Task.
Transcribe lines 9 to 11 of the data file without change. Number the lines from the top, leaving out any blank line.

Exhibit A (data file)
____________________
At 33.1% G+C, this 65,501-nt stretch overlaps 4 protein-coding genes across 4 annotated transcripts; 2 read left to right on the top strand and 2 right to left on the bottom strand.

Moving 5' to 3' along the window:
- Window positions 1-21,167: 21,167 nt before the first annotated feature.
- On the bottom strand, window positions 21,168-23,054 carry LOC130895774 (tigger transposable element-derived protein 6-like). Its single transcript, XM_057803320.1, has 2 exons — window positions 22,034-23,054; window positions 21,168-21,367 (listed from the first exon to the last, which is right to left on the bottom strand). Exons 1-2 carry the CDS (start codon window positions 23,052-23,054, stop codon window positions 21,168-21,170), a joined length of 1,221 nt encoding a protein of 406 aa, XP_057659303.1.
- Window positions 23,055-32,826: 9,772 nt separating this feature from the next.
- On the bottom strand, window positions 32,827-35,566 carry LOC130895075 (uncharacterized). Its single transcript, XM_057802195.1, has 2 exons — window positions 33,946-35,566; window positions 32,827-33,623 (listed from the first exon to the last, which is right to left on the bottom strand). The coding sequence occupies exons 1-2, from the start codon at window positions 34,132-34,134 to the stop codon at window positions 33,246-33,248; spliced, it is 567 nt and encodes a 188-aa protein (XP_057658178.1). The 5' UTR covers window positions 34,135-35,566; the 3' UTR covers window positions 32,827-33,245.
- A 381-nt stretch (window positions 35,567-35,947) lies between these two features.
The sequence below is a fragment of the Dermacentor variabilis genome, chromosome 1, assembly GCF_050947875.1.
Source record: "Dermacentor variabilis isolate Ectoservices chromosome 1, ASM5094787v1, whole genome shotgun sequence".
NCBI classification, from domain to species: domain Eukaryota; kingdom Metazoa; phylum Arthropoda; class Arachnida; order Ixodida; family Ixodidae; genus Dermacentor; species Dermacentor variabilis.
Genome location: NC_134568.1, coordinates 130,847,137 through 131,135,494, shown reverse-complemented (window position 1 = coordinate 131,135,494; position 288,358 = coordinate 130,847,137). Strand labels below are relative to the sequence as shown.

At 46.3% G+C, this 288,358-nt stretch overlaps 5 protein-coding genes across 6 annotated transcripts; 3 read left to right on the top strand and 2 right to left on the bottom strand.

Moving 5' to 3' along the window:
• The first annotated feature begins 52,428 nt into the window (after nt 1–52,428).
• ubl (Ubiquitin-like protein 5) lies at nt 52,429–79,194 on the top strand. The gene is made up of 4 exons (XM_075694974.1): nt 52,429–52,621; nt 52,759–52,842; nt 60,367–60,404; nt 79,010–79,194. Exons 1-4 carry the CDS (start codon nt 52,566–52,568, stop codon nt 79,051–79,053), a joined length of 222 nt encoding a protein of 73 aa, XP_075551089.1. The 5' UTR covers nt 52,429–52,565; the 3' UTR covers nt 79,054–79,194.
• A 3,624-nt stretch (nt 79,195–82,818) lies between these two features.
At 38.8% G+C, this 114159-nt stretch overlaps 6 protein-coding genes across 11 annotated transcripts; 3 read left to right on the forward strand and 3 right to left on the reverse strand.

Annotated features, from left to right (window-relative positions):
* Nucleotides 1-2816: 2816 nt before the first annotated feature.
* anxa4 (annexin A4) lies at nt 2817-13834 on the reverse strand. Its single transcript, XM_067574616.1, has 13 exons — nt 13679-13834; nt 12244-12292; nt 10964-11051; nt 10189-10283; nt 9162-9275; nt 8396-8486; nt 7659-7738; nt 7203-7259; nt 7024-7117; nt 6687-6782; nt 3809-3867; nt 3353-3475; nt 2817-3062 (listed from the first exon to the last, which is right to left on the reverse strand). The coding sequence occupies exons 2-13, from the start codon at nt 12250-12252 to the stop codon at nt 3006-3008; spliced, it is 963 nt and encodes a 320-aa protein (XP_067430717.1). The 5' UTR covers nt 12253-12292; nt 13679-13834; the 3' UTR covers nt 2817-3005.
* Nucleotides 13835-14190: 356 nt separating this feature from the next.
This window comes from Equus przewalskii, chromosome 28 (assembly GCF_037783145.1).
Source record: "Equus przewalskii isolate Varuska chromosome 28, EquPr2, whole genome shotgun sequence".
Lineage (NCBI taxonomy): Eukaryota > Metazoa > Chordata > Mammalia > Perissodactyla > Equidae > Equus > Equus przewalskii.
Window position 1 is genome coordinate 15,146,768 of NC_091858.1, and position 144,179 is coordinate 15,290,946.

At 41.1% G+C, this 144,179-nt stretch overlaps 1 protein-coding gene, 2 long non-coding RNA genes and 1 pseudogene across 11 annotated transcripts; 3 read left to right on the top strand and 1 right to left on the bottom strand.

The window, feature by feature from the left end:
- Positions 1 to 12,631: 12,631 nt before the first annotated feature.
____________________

Source record: "Dermacentor variabilis isolate Ectoservices chromosome 1, ASM5094787v1, whole genome shotgun sequence".
NCBI classification, from domain to species: domain Eukaryota; kingdom Metazoa; phylum Arthropoda; class Arachnida; order Ixodida; family Ixodidae; genus Dermacentor; species Dermacentor variabilis.
Genome location: NC_134568.1, coordinates 130,847,137 through 131,135,494, shown reverse-complemented (window position 1 = coordinate 131,135,494; position 288,358 = coordinate 130,847,137). Strand labels below are relative to the sequence as shown.